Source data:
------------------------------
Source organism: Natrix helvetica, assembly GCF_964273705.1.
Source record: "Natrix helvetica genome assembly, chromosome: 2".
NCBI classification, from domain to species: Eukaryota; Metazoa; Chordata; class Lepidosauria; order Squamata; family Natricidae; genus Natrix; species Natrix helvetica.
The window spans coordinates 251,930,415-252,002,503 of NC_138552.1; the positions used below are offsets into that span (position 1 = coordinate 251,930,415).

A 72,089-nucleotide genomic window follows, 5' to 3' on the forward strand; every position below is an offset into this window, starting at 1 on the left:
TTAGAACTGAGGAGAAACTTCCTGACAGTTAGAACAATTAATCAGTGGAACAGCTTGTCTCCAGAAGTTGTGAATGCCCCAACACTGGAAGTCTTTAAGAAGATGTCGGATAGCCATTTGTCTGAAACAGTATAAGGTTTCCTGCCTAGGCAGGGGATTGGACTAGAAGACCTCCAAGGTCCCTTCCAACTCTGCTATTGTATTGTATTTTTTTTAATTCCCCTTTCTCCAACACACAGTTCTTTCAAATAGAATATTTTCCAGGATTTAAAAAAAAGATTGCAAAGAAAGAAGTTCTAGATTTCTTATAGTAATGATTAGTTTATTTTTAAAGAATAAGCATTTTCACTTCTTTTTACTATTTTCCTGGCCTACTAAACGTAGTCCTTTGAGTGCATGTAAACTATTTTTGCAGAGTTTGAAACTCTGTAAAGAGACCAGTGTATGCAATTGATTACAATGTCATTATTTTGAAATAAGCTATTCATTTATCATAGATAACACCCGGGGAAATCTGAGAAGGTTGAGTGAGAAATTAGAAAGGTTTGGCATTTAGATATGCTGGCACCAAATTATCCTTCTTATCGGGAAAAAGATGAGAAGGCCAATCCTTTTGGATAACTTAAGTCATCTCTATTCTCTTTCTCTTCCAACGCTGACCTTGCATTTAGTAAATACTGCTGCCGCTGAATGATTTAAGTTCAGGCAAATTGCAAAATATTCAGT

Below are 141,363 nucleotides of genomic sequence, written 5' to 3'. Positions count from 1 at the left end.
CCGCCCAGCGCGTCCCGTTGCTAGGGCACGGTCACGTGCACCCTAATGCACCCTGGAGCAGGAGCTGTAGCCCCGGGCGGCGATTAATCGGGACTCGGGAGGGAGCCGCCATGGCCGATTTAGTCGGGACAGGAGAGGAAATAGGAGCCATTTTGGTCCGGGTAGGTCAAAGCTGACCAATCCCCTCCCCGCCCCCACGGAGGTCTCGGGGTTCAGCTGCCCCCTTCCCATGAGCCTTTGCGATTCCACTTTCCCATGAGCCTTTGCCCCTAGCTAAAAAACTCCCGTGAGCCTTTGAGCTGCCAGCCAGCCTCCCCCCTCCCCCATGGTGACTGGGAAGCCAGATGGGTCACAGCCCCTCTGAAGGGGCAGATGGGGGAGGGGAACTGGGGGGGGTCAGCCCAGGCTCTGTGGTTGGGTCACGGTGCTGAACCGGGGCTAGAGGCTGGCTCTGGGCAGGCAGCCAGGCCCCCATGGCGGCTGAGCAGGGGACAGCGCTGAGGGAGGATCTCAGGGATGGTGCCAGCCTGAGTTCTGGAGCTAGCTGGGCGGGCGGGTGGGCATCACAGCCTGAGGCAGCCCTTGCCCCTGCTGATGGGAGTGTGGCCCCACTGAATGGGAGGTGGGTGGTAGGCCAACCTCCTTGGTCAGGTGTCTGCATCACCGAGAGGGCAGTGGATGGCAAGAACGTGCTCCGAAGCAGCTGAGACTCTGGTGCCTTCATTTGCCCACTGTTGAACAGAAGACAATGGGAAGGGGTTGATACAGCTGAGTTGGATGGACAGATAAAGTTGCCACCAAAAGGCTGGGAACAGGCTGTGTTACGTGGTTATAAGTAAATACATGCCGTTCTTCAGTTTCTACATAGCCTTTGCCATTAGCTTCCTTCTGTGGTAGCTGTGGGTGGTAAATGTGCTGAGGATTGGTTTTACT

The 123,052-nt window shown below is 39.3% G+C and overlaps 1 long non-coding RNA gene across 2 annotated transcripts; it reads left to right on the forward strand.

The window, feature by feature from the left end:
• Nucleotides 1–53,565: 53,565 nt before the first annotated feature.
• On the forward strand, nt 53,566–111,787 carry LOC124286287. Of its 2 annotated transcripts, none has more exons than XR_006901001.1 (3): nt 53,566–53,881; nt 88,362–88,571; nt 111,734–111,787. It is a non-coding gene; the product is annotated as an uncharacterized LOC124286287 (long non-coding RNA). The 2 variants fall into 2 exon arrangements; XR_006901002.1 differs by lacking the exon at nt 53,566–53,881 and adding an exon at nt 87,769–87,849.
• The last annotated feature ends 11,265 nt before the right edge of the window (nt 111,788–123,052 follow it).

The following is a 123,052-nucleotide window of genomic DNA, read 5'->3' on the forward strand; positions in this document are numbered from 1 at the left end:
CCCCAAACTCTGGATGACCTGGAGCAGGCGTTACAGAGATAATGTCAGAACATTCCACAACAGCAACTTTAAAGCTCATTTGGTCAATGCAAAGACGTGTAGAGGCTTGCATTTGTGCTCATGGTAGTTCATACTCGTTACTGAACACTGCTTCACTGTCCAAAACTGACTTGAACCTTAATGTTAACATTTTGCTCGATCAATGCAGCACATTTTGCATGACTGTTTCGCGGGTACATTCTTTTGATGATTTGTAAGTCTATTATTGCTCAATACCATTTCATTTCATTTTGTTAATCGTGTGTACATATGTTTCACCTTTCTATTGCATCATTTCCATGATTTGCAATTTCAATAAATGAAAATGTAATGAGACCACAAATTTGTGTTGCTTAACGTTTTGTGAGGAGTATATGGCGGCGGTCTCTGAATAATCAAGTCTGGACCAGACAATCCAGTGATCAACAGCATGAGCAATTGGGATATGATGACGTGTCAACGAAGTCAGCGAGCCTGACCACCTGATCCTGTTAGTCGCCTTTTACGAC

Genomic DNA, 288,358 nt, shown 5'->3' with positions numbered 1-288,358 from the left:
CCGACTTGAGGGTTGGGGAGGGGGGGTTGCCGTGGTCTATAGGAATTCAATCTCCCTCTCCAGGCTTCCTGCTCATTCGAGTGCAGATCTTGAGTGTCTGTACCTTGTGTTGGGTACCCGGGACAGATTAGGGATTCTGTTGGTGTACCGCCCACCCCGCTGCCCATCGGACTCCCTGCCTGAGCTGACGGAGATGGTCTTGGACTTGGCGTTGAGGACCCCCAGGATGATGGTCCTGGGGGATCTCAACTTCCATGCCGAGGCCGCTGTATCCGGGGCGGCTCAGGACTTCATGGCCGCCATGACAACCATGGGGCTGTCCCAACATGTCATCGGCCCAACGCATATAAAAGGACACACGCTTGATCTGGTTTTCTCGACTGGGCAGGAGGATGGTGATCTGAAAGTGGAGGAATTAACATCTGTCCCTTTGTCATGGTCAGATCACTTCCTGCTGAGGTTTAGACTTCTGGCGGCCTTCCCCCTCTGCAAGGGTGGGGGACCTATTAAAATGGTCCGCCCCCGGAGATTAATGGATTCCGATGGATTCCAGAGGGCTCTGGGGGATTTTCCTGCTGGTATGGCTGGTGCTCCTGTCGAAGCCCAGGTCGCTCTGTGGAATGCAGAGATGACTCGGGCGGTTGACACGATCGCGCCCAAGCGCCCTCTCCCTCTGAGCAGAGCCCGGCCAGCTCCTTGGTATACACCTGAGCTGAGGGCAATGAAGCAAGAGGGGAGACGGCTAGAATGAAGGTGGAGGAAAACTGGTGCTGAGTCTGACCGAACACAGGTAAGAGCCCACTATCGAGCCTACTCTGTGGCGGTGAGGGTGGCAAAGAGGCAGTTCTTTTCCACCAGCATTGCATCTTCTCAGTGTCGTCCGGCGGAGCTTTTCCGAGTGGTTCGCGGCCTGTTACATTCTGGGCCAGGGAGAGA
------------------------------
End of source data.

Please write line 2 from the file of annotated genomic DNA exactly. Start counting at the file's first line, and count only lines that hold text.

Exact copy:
Source record: "Natrix helvetica genome assembly, chromosome: 2".